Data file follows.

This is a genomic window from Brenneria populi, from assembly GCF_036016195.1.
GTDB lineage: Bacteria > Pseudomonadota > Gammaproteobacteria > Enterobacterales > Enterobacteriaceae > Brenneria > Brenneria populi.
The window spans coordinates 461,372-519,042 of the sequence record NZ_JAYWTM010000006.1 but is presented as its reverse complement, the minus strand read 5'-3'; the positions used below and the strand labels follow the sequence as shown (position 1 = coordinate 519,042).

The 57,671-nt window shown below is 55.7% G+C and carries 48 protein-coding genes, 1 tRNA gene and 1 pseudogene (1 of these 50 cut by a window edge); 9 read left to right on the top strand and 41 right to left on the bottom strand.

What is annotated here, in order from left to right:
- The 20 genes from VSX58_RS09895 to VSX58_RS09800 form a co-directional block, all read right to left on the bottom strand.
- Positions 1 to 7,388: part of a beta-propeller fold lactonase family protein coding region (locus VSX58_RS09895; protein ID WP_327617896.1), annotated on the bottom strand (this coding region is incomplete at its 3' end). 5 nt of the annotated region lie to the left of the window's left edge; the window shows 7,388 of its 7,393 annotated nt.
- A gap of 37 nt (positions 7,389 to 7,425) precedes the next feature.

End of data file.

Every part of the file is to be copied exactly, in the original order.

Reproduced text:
This is a genomic window from Brenneria populi, from assembly GCF_036016195.1.
GTDB lineage: Bacteria > Pseudomonadota > Gammaproteobacteria > Enterobacterales > Enterobacteriaceae > Brenneria > Brenneria populi.
The window spans coordinates 461,372-519,042 of the sequence record NZ_JAYWTM010000006.1 but is presented as its reverse complement, the minus strand read 5'-3'; the positions used below and the strand labels follow the sequence as shown (position 1 = coordinate 519,042).

The 57,671-nt window shown below is 55.7% G+C and carries 48 protein-coding genes, 1 tRNA gene and 1 pseudogene (1 of these 50 cut by a window edge); 9 read left to right on the top strand and 41 right to left on the bottom strand.

What is annotated here, in order from left to right:
- The 20 genes from VSX58_RS09895 to VSX58_RS09800 form a co-directional block, all read right to left on the bottom strand.
- Positions 1 to 7,388: part of a beta-propeller fold lactonase family protein coding region (locus VSX58_RS09895; protein ID WP_327617896.1), annotated on the bottom strand (this coding region is incomplete at its 3' end). 5 nt of the annotated region lie to the left of the window's left edge; the window shows 7,388 of its 7,393 annotated nt.
- A gap of 37 nt (positions 7,389 to 7,425) precedes the next feature.